A big loss for L.A. sports this morning.
Lakers owner Jerry Buss, 80, died today at Cedars-Sinai Medical Center in Los Angeles from kidney failure, confirmed his assistant Bob Steiner. He had been hospitalized since last week for cancer treatment.
Dr. Buss, as he preferred to be called, bought the Lakers in 1979 and transformed the sport in addition to helping the team win 10 NBA titles. Dr. Buss is also credited with turning the NBA into an entertainment powerhouse.
"Dr. Buss had a vision of showtime," said author Roland Lazenby, who has written five books on the Lakers. "He essentially connected this very backwater business of the NBA to the entertainment of Hollywood. I think one thing in particular is the sexuality of that: He invented the Laker girls, he created this show, and with that he brought this sexuality to the NBA that was somewhat jarring for other franchises."
One of the impacts he had on the game was the use of the court side seats to advertise the game. Before, these prime seats would go to press or media, but now only celebrities, VIPs, and those who can afford to shell out big bucks for tickets are privy to the court side area in constant view of the television cameras.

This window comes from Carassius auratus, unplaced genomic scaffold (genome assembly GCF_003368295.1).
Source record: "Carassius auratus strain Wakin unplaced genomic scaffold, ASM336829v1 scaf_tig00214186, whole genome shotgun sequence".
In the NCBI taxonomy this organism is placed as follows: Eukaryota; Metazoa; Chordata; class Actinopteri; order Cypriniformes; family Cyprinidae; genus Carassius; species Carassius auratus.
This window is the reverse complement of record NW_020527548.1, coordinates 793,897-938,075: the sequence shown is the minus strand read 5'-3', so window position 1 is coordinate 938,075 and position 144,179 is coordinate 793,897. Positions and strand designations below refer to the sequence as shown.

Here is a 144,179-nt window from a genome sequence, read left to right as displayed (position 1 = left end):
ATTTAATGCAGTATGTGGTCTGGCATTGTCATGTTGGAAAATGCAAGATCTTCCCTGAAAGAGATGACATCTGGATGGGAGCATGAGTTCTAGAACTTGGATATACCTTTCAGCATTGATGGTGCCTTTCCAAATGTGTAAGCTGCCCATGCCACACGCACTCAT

"One of the things he helped to do was to capitalize NBA teams as he began selling those seats on a nightly basis for hundreds of dollars then thousands of dollars," said Lazenby. "The whole financial structure began to shift, as did the seating for the press which went from court side to the upper deck."
In recent years Buss had moved aside from his once-prominent role to allow his sons Jim and John, and his daughter Jeanie run the team.
Last year was a tumultuous year for the team, with the firing of coach Mike Brown and the hiring of Mike D'Antoni. So what can fans expect now that Buss is out of the picture and his three grown children at the helm?
"There's been a sort of a tug of war all along," said Lazenby. "Jeanie and Jim both have a large role with the team, and so trying to decide which way they go forward will be a big factor. The Lakers have always been the kind of organization – for all the glitz – that counted paper clips, so it will be interesting to see what happens from this point on."